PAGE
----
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LivingSocial Loses $26 Million in 3rd Quarter
The company continues to struggle toward profitability as it shifts its business model away from daily deals.
District-based LivingSocial lost another $26 million in the third quarter of 2013, continuing the once-hot online coupon company’s struggle to achieve profitability. The latest quarter in the red comes as LivingSocial has shifted its business away from the daily deals to restaurants, shops, and spas on which it was built and toward longer-term discounts on a wider variety of services.
But the change in strategy hasn’t stopped the bleeding yet. LivingSocial’s losses for the first nine months of 2013 were $107 million, according to Securities and Exchange Commission filings by Amazon, which owns a 31 percent stake.
In the past year, LivingSocial has tried a variety of new business models, including a food delivery service, which flopped. It also scrapped its “experiences” business selling curated day-long excursions. The company has also had to deal with a few other embarrassing moments, such as in April when hackers obtained the personal information of 50 million customers.
LivingSocial is also still trying to live up to its end of a tax incentive deal it signed with the District government last year. The $32.5 million tax break is due to take effect in 2015, but only if the company becomes profitable. The company must also consolidate its headquarters into a single DC office, and employ at least 1,000 people in DC—half of whom must be District residents to fulfill their pact with the city. As of early October, the company had about 600 people in DC, who are still spread across several offices, and fewer than 250 of them actually reside within city limits, the Washington Post reported. LivingSocial has still not staffed back up from last November’s layoffs, which got rid of 10 percent of its global workforce, and 160 DC-based employees.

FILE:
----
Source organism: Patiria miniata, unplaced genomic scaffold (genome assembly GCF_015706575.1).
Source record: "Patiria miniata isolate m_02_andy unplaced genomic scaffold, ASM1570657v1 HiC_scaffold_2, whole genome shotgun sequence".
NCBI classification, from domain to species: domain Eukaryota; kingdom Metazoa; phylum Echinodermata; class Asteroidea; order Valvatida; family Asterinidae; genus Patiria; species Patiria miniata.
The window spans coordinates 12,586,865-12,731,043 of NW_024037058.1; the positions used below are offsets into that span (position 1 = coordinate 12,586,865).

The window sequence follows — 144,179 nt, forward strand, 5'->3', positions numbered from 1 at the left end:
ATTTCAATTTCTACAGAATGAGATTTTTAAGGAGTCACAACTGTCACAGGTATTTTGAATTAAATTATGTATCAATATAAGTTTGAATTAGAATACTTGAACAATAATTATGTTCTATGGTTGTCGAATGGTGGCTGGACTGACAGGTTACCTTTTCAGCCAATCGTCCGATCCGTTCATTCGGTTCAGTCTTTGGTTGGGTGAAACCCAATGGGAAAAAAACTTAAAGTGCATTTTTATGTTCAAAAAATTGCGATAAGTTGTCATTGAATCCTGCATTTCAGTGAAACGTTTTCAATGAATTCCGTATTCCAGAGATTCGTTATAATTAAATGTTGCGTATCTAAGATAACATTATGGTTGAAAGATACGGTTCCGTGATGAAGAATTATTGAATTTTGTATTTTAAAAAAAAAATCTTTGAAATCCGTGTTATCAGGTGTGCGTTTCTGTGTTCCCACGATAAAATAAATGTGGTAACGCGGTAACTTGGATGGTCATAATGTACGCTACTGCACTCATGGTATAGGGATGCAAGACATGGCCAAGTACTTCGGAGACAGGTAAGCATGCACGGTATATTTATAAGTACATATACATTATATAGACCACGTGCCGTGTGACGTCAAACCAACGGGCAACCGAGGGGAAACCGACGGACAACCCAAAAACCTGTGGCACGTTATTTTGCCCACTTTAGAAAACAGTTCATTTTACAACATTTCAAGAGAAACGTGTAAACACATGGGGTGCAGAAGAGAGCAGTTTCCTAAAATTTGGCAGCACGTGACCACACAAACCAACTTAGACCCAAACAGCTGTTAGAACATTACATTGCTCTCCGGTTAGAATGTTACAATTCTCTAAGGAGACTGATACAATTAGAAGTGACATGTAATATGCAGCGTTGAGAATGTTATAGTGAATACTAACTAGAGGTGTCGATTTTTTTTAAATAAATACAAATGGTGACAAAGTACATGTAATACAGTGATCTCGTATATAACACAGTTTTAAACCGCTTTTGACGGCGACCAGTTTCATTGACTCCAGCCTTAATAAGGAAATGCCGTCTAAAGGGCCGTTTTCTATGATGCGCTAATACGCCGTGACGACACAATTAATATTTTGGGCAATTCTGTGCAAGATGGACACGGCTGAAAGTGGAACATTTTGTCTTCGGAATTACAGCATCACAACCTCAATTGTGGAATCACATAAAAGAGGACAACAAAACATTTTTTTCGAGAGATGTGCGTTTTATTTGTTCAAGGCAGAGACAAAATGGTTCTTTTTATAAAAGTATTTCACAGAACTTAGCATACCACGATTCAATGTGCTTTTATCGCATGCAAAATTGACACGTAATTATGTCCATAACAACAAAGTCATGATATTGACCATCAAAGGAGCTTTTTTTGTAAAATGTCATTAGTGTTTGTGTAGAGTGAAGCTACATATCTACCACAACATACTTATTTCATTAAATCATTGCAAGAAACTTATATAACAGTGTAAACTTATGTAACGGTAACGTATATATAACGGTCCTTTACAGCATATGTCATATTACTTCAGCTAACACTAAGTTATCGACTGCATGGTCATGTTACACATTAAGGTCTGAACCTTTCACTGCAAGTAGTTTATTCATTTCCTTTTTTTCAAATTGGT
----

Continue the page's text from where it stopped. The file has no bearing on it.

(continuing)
As LivingSocial racks up another loss and changes up its products, the biggest question might be what exactly the company’s function is. Speaking at an event last week at the startup space 1776, LivingSocial CEO Tim O’Shaughnessy said the company has evolved into a kind of digital advertising agency.
“We’re a marketing platform to drive customers to local and national merchants,” he said. “Our circulation is multiples bigger than the Washington Post’s.” (O’Shaughnessy, incidentally, is former Post owner Donald Graham’s son-in-law.)
But O’Shaughnessy’s comments did not suggest LivingSocial is getting closer to qualifying for its big tax break. “They didn’t do anything wrong,” he said of the employees who were laid off last year. “They’re just not what the business needs.”